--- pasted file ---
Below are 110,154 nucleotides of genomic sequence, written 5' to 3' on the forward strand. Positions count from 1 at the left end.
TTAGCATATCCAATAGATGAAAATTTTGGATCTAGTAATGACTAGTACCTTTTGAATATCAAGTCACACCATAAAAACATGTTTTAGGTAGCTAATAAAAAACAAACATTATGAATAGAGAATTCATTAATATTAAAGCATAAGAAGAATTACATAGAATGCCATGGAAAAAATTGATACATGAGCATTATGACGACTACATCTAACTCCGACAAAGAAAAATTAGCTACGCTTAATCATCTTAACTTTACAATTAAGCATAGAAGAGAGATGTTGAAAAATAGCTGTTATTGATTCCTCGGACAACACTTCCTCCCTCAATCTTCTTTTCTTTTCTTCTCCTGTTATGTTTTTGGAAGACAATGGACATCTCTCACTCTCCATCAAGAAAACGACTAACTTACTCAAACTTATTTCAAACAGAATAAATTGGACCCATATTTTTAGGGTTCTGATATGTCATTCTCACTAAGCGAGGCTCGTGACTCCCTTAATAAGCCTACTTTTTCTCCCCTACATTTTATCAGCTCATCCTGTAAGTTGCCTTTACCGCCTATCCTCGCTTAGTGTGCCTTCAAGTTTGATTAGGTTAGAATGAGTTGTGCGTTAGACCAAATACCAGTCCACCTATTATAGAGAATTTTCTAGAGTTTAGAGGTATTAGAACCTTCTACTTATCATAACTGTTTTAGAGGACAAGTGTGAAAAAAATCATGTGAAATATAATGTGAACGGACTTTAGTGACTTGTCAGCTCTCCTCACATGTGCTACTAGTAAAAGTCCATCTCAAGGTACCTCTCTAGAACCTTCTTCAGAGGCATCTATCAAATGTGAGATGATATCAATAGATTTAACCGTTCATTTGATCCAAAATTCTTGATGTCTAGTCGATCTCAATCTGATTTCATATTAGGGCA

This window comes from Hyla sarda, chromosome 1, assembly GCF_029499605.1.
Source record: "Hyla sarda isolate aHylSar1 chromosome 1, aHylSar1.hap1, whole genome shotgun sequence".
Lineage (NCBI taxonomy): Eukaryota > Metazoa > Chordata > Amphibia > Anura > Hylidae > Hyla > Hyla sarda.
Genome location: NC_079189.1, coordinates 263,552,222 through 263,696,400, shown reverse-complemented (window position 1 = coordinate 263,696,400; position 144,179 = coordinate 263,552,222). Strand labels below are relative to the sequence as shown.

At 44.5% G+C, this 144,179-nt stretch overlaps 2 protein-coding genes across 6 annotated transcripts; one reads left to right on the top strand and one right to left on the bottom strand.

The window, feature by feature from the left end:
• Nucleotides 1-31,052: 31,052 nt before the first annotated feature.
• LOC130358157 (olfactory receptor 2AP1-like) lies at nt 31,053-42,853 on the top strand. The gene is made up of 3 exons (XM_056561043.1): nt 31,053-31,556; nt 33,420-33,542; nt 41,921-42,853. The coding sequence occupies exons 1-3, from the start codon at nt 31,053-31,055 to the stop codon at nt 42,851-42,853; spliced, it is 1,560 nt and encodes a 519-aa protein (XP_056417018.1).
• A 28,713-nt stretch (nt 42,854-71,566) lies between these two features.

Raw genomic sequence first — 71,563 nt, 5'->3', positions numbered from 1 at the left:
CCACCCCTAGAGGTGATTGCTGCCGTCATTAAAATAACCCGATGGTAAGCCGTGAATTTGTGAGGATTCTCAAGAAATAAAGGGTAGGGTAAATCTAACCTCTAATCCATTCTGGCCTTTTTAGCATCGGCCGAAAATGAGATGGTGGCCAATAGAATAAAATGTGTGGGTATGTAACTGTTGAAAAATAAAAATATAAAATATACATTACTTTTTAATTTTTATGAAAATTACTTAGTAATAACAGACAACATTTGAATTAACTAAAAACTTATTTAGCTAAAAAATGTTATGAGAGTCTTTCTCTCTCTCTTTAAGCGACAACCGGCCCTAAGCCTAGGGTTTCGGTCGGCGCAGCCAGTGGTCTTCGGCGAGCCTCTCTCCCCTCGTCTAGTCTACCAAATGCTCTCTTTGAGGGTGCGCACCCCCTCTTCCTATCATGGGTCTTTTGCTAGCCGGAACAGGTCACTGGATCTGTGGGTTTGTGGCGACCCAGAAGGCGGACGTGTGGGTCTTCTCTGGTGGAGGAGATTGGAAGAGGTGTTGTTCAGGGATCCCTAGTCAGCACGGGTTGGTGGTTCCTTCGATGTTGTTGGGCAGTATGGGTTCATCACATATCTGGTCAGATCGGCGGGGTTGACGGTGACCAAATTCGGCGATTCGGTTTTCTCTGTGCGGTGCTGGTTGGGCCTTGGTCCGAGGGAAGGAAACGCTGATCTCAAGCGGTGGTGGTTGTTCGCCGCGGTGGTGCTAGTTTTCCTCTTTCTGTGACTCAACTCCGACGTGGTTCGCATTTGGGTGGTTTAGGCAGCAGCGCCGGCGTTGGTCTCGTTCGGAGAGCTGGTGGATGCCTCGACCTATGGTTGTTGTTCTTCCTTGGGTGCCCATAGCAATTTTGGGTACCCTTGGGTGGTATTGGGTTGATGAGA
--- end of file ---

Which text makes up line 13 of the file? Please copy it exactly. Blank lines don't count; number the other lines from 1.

CCACCCCTAGAGGTGATTGCTGCCGTCATTAAAATAACCCGATGGTAAGCCGTGAATTTGTGAGGATTCTCAAGAAATAAAGGGTAGGGTAAATCTAACCTCTAATCCATTCTGGCCTTTTTAGCATCGGCCGAAAATGAGATGGTGGCCAATAGAATAAAATGTGTGGGTATGTAACTGTTGAAAAATAAAAATATAAAATATACATTACTTTTTAATTTTTATGAAAATTACTTAGTAATAACAGACAACATTTGAATTAACTAAAAACTTATTTAGCTAAAAAATGTTATGAGAGTCTTTCTCTCTCTCTTTAAGCGACAACCGGCCCTAAGCCTAGGGTTTCGGTCGGCGCAGCCAGTGGTCTTCGGCGAGCCTCTCTCCCCTCGTCTAGTCTACCAAATGCTCTCTTTGAGGGTGCGCACCCCCTCTTCCTATCATGGGTCTTTTGCTAGCCGGAACAGGTCACTGGATCTGTGGGTTTGTGGCGACCCAGAAGGCGGACGTGTGGGTCTTCTCTGGTGGAGGAGATTGGAAGAGGTGTTGTTCAGGGATCCCTAGTCAGCACGGGTTGGTGGTTCCTTCGATGTTGTTGGGCAGTATGGGTTCATCACATATCTGGTCAGATCGGCGGGGTTGACGGTGACCAAATTCGGCGATTCGGTTTTCTCTGTGCGGTGCTGGTTGGGCCTTGGTCCGAGGGAAGGAAACGCTGATCTCAAGCGGTGGTGGTTGTTCGCCGCGGTGGTGCTAGTTTTCCTCTTTCTGTGACTCAACTCCGACGTGGTTCGCATTTGGGTGGTTTAGGCAGCAGCGCCGGCGTTGGTCTCGTTCGGAGAGCTGGTGGATGCCTCGACCTATGGTTGTTGTTCTTCCTTGGGTGCCCATAGCAATTTTGGGTACCCTTGGGTGGTATTGGGTTGATGAGA